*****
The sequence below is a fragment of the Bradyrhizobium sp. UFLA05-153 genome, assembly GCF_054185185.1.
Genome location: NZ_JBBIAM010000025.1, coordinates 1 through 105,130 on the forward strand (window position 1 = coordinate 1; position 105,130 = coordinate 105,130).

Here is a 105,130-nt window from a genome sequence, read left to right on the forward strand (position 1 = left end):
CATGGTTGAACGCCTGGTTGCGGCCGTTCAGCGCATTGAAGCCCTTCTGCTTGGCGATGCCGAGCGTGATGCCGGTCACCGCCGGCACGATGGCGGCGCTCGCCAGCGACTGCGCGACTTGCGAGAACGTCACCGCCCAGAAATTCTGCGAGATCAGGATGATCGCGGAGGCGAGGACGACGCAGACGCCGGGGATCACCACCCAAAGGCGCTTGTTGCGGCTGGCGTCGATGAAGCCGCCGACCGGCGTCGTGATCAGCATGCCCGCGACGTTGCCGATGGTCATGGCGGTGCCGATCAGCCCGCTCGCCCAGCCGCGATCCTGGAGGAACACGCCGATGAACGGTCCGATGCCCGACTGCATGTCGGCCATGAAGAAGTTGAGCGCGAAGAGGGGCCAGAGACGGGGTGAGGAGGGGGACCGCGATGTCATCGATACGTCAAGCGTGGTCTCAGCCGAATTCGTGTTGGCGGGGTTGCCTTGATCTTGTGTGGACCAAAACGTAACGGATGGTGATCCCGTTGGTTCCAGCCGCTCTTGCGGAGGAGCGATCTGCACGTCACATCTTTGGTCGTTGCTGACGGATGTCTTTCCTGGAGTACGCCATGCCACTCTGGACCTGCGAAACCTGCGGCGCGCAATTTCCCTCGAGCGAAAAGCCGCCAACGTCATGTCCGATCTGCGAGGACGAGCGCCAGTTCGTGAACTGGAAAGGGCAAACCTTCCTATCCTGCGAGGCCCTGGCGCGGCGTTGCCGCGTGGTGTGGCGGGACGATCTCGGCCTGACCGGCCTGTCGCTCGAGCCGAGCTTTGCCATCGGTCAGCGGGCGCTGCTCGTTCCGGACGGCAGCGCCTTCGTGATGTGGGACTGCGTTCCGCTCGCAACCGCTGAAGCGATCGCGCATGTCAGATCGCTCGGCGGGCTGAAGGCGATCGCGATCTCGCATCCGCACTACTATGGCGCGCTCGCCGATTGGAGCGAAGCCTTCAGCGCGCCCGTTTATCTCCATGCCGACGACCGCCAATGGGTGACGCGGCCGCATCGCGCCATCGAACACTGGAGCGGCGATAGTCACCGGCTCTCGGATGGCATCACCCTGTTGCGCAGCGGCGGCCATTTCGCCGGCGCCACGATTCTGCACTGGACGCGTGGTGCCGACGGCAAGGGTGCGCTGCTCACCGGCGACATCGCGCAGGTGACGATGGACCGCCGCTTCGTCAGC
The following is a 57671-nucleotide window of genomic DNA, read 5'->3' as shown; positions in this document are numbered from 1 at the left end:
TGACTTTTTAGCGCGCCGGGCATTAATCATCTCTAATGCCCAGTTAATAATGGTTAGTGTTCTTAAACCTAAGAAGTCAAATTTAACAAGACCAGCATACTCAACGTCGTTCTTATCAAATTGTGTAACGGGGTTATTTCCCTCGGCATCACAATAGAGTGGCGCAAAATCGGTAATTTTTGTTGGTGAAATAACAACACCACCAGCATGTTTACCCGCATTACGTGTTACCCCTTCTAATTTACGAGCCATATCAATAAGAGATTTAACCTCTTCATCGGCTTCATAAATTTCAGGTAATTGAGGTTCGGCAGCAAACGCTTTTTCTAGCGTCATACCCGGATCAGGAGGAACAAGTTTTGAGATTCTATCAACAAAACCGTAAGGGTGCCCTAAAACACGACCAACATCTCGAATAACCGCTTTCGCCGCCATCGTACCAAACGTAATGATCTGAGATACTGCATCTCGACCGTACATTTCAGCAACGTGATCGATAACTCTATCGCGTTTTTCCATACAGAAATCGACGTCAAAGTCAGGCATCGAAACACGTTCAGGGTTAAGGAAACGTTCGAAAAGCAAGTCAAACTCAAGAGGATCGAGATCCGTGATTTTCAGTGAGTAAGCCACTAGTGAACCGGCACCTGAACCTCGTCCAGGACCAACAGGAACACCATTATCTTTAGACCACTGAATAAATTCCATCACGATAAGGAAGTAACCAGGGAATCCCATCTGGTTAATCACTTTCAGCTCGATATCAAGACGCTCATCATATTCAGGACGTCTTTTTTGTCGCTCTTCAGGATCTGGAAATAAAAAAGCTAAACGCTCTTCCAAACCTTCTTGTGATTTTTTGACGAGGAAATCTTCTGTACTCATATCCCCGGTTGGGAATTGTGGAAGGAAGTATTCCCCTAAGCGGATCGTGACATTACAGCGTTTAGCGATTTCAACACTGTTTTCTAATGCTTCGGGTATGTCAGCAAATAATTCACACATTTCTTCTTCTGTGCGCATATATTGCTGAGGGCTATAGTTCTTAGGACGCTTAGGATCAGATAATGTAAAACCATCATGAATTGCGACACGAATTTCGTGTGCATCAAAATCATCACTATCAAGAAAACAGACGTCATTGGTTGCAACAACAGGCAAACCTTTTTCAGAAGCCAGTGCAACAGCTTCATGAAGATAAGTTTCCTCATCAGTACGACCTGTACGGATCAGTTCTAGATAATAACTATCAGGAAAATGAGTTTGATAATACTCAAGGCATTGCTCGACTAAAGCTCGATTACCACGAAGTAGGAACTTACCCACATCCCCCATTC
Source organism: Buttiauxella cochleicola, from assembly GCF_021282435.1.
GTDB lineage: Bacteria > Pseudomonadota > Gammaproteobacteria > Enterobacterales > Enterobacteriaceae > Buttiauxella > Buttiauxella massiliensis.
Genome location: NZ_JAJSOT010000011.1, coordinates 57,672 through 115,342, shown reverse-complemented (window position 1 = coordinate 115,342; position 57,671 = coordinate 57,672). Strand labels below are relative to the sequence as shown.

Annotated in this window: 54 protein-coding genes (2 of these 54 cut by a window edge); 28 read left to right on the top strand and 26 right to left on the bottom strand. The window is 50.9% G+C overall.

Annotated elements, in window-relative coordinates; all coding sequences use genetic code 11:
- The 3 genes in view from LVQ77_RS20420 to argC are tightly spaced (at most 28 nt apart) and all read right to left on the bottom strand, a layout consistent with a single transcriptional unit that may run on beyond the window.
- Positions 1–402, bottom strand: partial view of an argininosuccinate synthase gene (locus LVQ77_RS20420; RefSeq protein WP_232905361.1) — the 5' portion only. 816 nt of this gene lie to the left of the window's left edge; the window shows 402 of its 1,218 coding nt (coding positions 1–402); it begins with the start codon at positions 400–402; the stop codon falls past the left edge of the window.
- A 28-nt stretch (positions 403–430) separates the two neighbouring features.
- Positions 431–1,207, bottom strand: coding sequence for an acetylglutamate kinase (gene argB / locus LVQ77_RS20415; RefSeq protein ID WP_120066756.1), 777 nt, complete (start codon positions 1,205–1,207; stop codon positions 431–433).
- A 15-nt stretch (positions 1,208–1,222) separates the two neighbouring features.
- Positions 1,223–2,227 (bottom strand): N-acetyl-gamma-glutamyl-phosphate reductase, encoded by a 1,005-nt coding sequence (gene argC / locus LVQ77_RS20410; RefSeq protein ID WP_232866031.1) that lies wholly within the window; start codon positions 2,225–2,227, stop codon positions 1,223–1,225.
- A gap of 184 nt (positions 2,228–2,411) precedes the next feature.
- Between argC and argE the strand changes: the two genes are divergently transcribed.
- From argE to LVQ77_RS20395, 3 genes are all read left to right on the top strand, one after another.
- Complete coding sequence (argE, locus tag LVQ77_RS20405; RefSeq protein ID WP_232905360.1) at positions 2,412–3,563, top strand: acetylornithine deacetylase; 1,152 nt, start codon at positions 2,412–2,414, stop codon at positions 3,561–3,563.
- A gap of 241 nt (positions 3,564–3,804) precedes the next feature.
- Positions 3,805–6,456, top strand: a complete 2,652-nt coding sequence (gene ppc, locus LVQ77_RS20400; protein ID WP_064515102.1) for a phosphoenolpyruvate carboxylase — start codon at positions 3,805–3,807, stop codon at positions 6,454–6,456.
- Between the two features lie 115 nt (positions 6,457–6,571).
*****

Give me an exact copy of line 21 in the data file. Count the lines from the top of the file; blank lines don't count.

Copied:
- Complete coding sequence (argE, locus tag LVQ77_RS20405; RefSeq protein ID WP_232905360.1) at positions 2,412–3,563, top strand: acetylornithine deacetylase; 1,152 nt, start codon at positions 2,412–2,414, stop codon at positions 3,561–3,563.